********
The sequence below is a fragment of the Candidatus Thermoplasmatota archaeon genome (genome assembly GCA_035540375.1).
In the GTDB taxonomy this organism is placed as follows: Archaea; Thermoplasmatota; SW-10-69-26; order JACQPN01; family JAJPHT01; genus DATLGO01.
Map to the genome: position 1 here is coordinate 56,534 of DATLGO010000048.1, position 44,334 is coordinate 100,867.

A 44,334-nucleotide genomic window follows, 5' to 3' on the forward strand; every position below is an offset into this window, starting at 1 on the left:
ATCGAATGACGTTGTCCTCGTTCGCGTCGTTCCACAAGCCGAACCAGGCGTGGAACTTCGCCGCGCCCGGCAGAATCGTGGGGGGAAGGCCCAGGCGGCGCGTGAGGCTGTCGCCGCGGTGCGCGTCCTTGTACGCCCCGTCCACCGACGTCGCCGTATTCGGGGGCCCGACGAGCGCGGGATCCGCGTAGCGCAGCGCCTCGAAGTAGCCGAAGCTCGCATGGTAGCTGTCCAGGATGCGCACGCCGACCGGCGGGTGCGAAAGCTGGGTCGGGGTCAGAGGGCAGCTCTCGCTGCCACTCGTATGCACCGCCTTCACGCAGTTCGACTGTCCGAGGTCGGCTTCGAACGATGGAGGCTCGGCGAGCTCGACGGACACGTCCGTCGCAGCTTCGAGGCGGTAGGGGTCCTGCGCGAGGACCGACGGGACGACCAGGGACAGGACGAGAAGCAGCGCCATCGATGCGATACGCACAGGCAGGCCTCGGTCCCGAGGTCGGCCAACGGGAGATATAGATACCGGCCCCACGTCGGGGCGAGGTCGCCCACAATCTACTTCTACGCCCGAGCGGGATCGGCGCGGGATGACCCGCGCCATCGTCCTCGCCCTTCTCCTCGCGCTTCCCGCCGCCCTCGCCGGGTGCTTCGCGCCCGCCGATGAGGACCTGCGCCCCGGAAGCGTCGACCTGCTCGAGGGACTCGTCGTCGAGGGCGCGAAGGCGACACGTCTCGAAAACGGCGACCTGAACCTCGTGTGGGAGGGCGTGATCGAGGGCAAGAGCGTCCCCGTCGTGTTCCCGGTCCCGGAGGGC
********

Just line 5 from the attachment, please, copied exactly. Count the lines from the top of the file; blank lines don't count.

ATCGAATGACGTTGTCCTCGTTCGCGTCGTTCCACAAGCCGAACCAGGCGTGGAACTTCGCCGCGCCCGGCAGAATCGTGGGGGGAAGGCCCAGGCGGCGCGTGAGGCTGTCGCCGCGGTGCGCGTCCTTGTACGCCCCGTCCACCGACGTCGCCGTATTCGGGGGCCCGACGAGCGCGGGATCCGCGTAGCGCAGCGCCTCGAAGTAGCCGAAGCTCGCATGGTAGCTGTCCAGGATGCGCACGCCGACCGGCGGGTGCGAAAGCTGGGTCGGGGTCAGAGGGCAGCTCTCGCTGCCACTCGTATGCACCGCCTTCACGCAGTTCGACTGTCCGAGGTCGGCTTCGAACGATGGAGGCTCGGCGAGCTCGACGGACACGTCCGTCGCAGCTTCGAGGCGGTAGGGGTCCTGCGCGAGGACCGACGGGACGACCAGGGACAGGACGAGAAGCAGCGCCATCGATGCGATACGCACAGGCAGGCCTCGGTCCCGAGGTCGGCCAACGGGAGATATAGATACCGGCCCCACGTCGGGGCGAGGTCGCCCACAATCTACTTCTACGCCCGAGCGGGATCGGCGCGGGATGACCCGCGCCATCGTCCTCGCCCTTCTCCTCGCGCTTCCCGCCGCCCTCGCCGGGTGCTTCGCGCCCGCCGATGAGGACCTGCGCCCCGGAAGCGTCGACCTGCTCGAGGGACTCGTCGTCGAGGGCGCGAAGGCGACACGTCTCGAAAACGGCGACCTGAACCTCGTGTGGGAGGGCGTGATCGAGGGCAAGAGCGTCCCCGTCGTGTTCCCGGTCCCGGAGGGC